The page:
It is in these cases where people need a much higher amount than expected in retirement.
Of course, there are always ways to do it much cheaper, such as the legions of people who emigrate to retire overseas, or move to a cheaper place inside their own country.
That can completely change the dynamics, as can finding a small side income online, or working part-time.
It all depends on personal circumstances, and what decisions people are willing to make in retirement.
You could have person A who can retire tomorrow because they have found a way to make income sustainable online, and person B who needs to replace 100% of their income to retire due to their spending habits.
The only time when you might need $8m for sure is if it is literally “saved up” in cash.
$8m invested is very different to $8m saved up in a period of 0% interest rates.
Inflation + spending could destroy that pot if somebody wants to retire at 60.
Such a person could live for 35–45 years, or longer the way medical technology is going.
Getting 0%-1% when inflation is running at 2%-3% will compound over that amount of time.
And that is another thing too remember. Planning a 10 year retirement is very different to a potential 30–40 year one.
Yes you can. However, the mistake people typically make is trying to run before they can walk.
There is a lot of misleading information online, which implies that somebody can live off a $100,000 portfolio forever, or even $10,000.
If you have $100,000, or even $1,000, it is true that you can easily make dividends.
The FTSE100 index pays 4.5%+ dividends. Some high dividend stocks and ETFs pay more.
So just having a permanent income is easy. What is difficult is having a big enough income to live off it.
Based on factors like historical returns, inflation and dividends, countless academic studies have shown that it is only safe to withdraw 4% per year.
So that is $4,000 a year from $100,000, $40,000 from $1m and $400,000 from $10m.
So the best option for most people is to have a two stage process:
- Accumulate first. Reinvest dividends. It makes a big difference as per the graphs below. Keep adding money to the pot as well.
2. Then withdraw and take a permanent income when you need the money.
In plenty of countries the majority of the retried population are depending on income from the stock market to completely, or partially, to fund their retirement.
This includes people who aren’t even aware that their pensions are linked to markets!
So it is more than possible and the norm in many countries. It just takes patience to build up the capital, or a lot of capital to begin with.
That’s why investing small amounts of money at an early age is a good idea.
It will add up to enough money needed to take an income from it.
The biggest pieces of advice I would give are:
- Make sure you are wanting to do it for the right reasons. Some people want to do it because they think property can only go up, peer pressure or because they have heard things like “renting is dead money”. It isn’t. Depending on your city and country, renting can be cheaper or more expensive depending on your situation.
- Factor in all aspects when it comes to rent vs buy, including time, maintenance costs etc. For example, if you are buying an old house, you might have to spend thousands or more renovating it every few years.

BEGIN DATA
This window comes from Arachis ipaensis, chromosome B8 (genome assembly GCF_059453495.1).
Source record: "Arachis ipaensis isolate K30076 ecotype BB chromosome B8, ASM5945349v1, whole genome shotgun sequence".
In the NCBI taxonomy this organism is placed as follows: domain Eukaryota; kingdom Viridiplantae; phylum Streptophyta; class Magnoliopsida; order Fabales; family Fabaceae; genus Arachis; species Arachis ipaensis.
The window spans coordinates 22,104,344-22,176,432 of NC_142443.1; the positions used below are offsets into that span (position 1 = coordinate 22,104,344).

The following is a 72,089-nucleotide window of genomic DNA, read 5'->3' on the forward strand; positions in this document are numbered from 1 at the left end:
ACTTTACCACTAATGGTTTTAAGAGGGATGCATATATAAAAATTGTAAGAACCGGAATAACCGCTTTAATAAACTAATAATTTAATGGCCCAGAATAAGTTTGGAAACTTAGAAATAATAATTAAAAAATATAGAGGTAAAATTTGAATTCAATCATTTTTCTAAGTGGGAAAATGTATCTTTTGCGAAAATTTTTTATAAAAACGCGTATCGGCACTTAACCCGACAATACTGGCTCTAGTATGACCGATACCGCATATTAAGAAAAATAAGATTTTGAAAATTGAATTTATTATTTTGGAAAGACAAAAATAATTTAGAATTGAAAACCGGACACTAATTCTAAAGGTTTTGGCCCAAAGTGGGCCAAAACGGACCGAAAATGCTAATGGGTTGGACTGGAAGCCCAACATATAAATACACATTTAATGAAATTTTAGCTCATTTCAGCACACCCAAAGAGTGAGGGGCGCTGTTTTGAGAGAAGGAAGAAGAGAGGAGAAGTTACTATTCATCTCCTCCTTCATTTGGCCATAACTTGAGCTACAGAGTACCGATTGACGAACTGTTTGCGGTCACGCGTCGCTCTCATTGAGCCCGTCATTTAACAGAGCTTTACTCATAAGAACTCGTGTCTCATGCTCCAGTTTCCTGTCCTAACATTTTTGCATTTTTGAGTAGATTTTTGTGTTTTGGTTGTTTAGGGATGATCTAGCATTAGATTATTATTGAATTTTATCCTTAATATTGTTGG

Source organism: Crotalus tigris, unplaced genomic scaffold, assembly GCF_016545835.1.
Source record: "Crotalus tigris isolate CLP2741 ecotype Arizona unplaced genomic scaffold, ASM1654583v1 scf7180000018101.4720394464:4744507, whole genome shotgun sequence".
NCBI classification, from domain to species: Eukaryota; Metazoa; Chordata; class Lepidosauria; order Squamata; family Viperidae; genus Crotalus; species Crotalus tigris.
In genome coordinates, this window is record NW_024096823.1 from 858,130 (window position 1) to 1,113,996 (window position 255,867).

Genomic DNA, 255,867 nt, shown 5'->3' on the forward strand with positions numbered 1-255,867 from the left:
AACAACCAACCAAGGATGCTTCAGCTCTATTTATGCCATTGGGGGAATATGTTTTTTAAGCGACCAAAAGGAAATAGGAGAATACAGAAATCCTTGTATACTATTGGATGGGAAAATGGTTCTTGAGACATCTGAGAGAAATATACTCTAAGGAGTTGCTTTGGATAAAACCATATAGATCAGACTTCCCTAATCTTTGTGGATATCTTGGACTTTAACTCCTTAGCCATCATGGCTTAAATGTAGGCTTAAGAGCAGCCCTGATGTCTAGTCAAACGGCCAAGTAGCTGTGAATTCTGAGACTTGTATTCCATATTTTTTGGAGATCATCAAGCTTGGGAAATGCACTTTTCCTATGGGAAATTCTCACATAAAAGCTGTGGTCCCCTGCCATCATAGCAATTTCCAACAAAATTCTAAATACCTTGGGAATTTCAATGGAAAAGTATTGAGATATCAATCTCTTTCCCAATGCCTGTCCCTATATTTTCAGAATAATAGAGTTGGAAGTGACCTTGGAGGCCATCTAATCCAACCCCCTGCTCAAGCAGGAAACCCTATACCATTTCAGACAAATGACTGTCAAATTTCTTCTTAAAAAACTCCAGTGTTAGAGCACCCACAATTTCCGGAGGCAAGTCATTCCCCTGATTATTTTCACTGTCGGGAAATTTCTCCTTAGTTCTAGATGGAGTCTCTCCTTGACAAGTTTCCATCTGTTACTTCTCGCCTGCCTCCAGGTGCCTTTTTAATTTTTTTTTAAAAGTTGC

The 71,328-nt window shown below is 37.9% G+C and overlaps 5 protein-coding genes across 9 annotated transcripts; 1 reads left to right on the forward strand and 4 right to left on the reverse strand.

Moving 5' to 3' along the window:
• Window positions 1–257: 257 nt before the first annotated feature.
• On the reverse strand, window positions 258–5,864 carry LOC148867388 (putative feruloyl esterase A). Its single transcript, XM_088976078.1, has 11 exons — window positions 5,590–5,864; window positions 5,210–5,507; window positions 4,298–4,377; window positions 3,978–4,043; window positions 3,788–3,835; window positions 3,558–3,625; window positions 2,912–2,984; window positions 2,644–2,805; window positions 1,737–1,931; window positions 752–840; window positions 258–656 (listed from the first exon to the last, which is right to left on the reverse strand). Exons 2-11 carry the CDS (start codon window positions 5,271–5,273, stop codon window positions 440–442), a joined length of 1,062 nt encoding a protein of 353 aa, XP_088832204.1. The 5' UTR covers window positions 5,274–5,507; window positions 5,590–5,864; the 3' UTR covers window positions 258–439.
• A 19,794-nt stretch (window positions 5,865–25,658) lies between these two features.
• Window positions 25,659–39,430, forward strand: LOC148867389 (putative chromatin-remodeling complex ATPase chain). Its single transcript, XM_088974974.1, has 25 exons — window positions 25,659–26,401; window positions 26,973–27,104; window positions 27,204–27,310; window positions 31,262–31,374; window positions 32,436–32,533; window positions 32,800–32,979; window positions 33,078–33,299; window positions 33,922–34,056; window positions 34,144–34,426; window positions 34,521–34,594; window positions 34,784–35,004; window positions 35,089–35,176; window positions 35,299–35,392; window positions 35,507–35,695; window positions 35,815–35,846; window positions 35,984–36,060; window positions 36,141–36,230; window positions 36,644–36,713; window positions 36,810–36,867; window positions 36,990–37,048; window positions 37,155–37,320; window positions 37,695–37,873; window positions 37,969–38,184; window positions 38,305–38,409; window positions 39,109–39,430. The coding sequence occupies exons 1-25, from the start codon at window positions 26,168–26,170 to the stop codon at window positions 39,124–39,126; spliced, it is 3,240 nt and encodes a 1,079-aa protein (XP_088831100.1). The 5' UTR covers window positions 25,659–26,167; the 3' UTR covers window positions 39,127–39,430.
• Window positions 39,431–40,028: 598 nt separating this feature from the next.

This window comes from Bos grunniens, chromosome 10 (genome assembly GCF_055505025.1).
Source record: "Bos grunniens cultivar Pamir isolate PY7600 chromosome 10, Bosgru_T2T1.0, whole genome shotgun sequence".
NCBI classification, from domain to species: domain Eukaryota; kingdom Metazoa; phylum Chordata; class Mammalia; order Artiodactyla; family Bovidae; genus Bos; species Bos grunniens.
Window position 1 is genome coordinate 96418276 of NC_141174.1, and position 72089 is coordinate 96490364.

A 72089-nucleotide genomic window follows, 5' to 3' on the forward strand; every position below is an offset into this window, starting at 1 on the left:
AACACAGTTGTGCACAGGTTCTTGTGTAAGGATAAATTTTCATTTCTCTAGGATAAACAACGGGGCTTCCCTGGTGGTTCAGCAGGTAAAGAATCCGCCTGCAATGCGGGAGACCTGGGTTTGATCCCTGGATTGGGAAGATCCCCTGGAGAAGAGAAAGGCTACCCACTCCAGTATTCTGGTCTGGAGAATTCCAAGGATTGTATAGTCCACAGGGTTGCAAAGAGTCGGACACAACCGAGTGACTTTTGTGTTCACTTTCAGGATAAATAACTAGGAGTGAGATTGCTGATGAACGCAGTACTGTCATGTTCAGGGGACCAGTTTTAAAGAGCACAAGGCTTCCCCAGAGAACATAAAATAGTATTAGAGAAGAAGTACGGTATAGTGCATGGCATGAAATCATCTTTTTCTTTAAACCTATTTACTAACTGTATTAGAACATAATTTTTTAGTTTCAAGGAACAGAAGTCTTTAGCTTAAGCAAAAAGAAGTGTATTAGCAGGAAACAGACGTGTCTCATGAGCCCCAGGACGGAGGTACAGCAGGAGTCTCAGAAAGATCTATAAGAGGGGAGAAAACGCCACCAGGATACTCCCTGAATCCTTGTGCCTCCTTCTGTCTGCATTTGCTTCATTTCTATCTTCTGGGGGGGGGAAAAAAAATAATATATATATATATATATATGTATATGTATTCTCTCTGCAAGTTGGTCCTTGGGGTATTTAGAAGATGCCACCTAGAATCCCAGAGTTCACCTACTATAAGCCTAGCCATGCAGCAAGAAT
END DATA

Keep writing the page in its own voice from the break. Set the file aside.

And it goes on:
- Don’t “go low when renting and high when buying”. This is one of the lessor known factors that isn’t mentioned in the renting vs buying debate. Because many people think you can’t lose with property, and values will only rise above inflation forever, many people spend as much as possible on buying. Buy the least property for your needs, not the most, unless you can really afford it.
- Interest rates are low now, and look like they could stay low forever. Don’t automatically assume they will stay that way for 20–30 years like they have in Japan. I do think there is a 30–50%+ chance that they will. However, a good rule of thumb is to search for a house. Check the mortgage rate. Then ask yourself a simple question. If interest rates doubled, could I afford this house? If the answer is no, you can’t really afford it and are taking a big risk.
- Stick to your home market to start with. Some people try to run before they can walk, and buy overseas first.
- Even if you can afford to pay in cash, do the maths, in the same way that you would for rent vs buying. Buying on mortgage, due to leverage, can be cheaper long-term.
- Make sure your income is relatively secure, or if not, you are being very conservative with your purchase. The last thing you need is to worry about servicing a mortgage.
So essentially the decision should be made on the maths, and logic, and not on emotion.
Also, as a final comment, whilst the stock market is almost impossible to time and isn’t usually linked to the economy, the housing market does tend to fall during recessions.
Look at Dubai now. Prices are at 2010 levels. After 2008–2009, prices in the UK (adjusted for inflation) never recovered.
They did in nominal terms, and hit nominal highs, but not in real terms outside of 1–2 big cities.
So I am not sure where you are living now, but some big bargains could be about to come up, before there is full economic recovery.
If you enjoyed this article then take a look at our review of the Money Advice Service where we critique the benefits and drawbacks of this UK based public organization.